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Exploring the ancient grasslands of Madagascar

By William Bond, Chief Research Scientist, SAEON

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View from inside a forest patch


Prof. Joel Ratsirarson from the University of Antananarivo with an elephant bird egg


Getting excited about Uapaca bojeri resprouting after fire just like African savanna trees


Grassland/forest mosaics in the central highlands

MADAGASCAR ... a magical word for biologists.

It is a mini-continent, the world’s 4th largest island, so close to Africa yet so different in its extraordinary lemurs, reptiles, birds and its remarkable diversity of plants including some of the strangest growth forms you will ever see.

I first visited the island in 2006 with John Silander, an ecologist from the University of Connecticut, and Joel Ratsirarson and Jeannin Ranaivonasy from the University of Antananarivo in Madagascar. We visited the 'spiny’ forests of the south looking for the legacy of the giant elephant birds. Though the birds are extinct, their legacy persists in plants designed to defend themselves against bird browsing and fruits designed for transport by the birds.

But that is another story.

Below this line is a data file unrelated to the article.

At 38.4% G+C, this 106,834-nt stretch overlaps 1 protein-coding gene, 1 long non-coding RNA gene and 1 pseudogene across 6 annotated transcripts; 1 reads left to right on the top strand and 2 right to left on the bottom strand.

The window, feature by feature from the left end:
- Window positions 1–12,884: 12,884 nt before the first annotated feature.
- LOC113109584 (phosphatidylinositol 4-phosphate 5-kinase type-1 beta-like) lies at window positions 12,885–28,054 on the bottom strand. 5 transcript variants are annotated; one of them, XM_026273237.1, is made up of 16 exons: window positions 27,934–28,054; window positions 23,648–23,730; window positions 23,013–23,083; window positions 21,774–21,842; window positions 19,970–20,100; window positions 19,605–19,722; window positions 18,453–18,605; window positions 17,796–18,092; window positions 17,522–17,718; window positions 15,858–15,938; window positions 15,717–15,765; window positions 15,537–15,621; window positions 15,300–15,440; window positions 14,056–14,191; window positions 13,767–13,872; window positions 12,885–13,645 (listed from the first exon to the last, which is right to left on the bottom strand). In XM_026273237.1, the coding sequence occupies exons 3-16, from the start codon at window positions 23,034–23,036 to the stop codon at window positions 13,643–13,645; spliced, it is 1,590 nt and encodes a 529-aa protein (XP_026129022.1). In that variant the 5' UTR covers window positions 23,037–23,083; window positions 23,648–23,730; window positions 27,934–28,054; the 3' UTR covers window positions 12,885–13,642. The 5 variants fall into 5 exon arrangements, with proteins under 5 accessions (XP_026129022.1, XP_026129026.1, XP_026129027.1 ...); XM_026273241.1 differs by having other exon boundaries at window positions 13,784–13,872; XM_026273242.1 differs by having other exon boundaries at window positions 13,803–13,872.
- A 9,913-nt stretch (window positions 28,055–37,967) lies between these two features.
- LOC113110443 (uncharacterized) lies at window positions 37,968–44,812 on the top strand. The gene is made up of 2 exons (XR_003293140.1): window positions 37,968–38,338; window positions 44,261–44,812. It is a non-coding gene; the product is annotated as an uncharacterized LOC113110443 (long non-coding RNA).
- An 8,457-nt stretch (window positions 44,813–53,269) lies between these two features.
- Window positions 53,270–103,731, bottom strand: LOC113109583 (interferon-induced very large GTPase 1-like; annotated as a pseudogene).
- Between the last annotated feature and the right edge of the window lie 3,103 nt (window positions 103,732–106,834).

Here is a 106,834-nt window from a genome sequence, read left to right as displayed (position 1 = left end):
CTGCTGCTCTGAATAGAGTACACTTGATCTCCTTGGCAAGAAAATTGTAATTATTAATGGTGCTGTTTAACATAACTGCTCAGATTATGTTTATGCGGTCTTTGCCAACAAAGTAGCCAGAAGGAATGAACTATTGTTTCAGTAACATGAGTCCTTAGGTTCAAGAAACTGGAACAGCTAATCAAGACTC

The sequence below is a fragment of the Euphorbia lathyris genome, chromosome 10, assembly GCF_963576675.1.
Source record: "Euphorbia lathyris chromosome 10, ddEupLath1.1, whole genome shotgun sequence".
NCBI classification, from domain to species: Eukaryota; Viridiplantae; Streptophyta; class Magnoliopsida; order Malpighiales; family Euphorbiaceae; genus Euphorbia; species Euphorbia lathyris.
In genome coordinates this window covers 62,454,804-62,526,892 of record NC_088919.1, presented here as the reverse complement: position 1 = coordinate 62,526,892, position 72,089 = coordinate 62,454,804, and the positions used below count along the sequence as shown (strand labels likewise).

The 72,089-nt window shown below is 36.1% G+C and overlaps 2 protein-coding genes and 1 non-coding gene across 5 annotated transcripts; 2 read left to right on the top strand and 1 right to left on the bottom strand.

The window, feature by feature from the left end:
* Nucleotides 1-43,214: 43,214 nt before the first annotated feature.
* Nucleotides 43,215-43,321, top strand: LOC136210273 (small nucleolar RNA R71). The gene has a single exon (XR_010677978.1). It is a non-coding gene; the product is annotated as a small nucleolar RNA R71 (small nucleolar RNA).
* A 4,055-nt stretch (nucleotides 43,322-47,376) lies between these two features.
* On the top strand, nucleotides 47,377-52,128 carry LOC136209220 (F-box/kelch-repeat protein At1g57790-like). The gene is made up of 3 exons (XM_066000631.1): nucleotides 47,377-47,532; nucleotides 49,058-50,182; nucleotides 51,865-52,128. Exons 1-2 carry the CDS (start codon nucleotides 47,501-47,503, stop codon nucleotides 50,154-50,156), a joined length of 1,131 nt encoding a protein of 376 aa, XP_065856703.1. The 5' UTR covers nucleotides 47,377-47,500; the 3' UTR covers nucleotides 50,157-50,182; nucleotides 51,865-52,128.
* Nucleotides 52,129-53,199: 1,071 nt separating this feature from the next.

‘Brand new’ Madagascan grasslands? Or ancient grasslands dating to Africa’s great grass revolution?

I was also keen to see Madagascan grasslands. Madagascar’s wildlife is concentrated in the forests. But the big surprise is that more than 75% of the island is covered in grass. For over a century, the grasslands have been interpreted as degraded secondary vegetation created by burning and felling of the pristine forests after people first settled the island about 2000 years ago.

I was intrigued to see what a brand new grassland looked like (2000 years is ‘brand new’ in ecological terms). I expected a biological desert - the kind of ecosystem created when alien species invade a pristine ecosystem devastating the native community and replacing it with just a few species dominating over vast areas.

But this is not what we found.

Instead, the grasses were surprisingly diverse with up to a dozen species at any spot and comparable to, say, South African Highveld grasslands. The species also changed from one locality to the next and across climate and habitat gradients. We even saw grazing lawn species unique to Madagascar, perhaps a legacy of the extinct hippos.

The central highlands are strikingly reminiscent of grassland country in eastern South Africa with rolling green hills in the growing season, golden in the dry season, or black from the many fires. From literature reviews, we found that Madagascar has a grassland flora with hundreds of grass species many of which are found only on the island. Indeed grasses make up a similar fraction of the floras of both these biodiverse countries. There are also birds, snakes, lizards, ants and termites restricted to grassy habitats.

This is not what you would expect in ‘brand new’ grasslands created by clearing forests. We wrote a review of grassland biodiversity suggesting that the grasslands were ancient, part of the great grass revolution experienced by Africa and other continents several million years ago.